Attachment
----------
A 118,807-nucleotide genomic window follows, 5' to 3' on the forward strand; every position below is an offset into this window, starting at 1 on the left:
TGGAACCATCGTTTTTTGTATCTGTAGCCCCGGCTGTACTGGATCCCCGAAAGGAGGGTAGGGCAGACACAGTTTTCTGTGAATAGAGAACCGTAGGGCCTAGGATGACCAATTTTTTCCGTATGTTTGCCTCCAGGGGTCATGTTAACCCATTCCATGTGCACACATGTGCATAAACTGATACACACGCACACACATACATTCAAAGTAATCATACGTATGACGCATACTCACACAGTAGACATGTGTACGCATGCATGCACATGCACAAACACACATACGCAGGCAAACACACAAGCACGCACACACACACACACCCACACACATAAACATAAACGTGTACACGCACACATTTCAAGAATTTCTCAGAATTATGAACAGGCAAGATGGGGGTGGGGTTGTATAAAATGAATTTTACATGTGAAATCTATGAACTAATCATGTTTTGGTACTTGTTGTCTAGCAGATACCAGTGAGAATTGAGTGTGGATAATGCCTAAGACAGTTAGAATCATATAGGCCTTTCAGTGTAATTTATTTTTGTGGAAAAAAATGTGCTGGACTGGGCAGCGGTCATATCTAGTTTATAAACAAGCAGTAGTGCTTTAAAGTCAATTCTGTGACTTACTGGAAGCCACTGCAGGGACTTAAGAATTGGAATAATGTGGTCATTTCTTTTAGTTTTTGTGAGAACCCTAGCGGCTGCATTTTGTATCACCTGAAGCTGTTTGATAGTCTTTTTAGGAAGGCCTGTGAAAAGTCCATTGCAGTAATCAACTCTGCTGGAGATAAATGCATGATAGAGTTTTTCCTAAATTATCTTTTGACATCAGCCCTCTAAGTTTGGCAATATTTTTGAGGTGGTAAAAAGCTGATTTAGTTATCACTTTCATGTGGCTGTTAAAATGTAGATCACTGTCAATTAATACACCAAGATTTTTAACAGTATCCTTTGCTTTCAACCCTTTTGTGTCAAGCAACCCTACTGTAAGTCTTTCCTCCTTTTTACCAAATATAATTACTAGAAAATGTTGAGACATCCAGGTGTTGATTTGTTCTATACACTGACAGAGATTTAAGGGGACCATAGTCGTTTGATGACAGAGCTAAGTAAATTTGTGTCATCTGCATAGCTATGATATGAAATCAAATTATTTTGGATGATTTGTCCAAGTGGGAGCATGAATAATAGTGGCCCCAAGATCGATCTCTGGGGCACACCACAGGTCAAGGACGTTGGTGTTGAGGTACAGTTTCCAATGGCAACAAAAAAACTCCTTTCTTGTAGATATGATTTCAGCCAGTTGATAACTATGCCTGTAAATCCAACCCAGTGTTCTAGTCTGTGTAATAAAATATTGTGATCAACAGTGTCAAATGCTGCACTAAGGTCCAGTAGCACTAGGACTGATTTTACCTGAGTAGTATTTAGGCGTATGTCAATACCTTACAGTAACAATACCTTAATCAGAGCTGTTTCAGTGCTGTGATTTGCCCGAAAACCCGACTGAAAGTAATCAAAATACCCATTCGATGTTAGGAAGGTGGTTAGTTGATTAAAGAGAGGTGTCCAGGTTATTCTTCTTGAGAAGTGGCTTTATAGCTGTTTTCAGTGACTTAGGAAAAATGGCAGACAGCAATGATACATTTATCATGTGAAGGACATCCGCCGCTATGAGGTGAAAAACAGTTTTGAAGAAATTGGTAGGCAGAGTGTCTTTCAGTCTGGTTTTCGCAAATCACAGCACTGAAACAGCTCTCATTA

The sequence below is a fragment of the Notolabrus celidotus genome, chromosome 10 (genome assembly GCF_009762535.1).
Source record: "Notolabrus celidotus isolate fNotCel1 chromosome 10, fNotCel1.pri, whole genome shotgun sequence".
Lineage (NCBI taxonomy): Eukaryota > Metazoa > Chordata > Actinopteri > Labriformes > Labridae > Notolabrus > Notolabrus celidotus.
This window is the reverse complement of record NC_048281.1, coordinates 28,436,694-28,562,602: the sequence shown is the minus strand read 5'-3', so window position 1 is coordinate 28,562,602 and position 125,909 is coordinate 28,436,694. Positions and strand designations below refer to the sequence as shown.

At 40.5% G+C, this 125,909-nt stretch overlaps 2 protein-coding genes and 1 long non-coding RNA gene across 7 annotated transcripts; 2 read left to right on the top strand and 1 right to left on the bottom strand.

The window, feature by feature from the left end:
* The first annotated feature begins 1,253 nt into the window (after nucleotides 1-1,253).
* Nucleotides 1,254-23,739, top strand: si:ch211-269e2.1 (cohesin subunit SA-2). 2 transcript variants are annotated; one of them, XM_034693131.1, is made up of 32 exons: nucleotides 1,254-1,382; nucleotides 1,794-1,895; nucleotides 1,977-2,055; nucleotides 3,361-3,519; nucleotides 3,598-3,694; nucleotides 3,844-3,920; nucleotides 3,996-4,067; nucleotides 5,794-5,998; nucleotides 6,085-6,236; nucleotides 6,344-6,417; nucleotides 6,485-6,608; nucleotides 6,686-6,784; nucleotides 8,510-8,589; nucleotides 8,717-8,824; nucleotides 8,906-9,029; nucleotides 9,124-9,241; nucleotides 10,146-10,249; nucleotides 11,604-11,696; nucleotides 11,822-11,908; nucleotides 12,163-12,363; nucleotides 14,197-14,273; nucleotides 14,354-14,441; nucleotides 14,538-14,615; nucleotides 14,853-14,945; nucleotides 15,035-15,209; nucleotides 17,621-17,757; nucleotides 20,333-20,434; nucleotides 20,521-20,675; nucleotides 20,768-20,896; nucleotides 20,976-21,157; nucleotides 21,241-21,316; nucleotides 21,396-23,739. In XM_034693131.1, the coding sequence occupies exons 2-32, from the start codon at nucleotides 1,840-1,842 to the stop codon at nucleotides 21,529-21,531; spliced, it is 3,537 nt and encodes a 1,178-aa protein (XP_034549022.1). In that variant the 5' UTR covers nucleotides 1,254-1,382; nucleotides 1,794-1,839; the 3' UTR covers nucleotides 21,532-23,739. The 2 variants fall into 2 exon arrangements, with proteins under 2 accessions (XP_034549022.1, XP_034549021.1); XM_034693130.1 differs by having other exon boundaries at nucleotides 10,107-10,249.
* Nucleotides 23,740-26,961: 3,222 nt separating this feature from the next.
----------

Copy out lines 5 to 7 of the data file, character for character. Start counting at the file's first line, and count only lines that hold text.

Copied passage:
Lineage (NCBI taxonomy): Eukaryota > Metazoa > Chordata > Actinopteri > Labriformes > Labridae > Notolabrus > Notolabrus celidotus.
This window is the reverse complement of record NC_048281.1, coordinates 28,436,694-28,562,602: the sequence shown is the minus strand read 5'-3', so window position 1 is coordinate 28,562,602 and position 125,909 is coordinate 28,436,694. Positions and strand designations below refer to the sequence as shown.

At 40.5% G+C, this 125,909-nt stretch overlaps 2 protein-coding genes and 1 long non-coding RNA gene across 7 annotated transcripts; 2 read left to right on the top strand and 1 right to left on the bottom strand.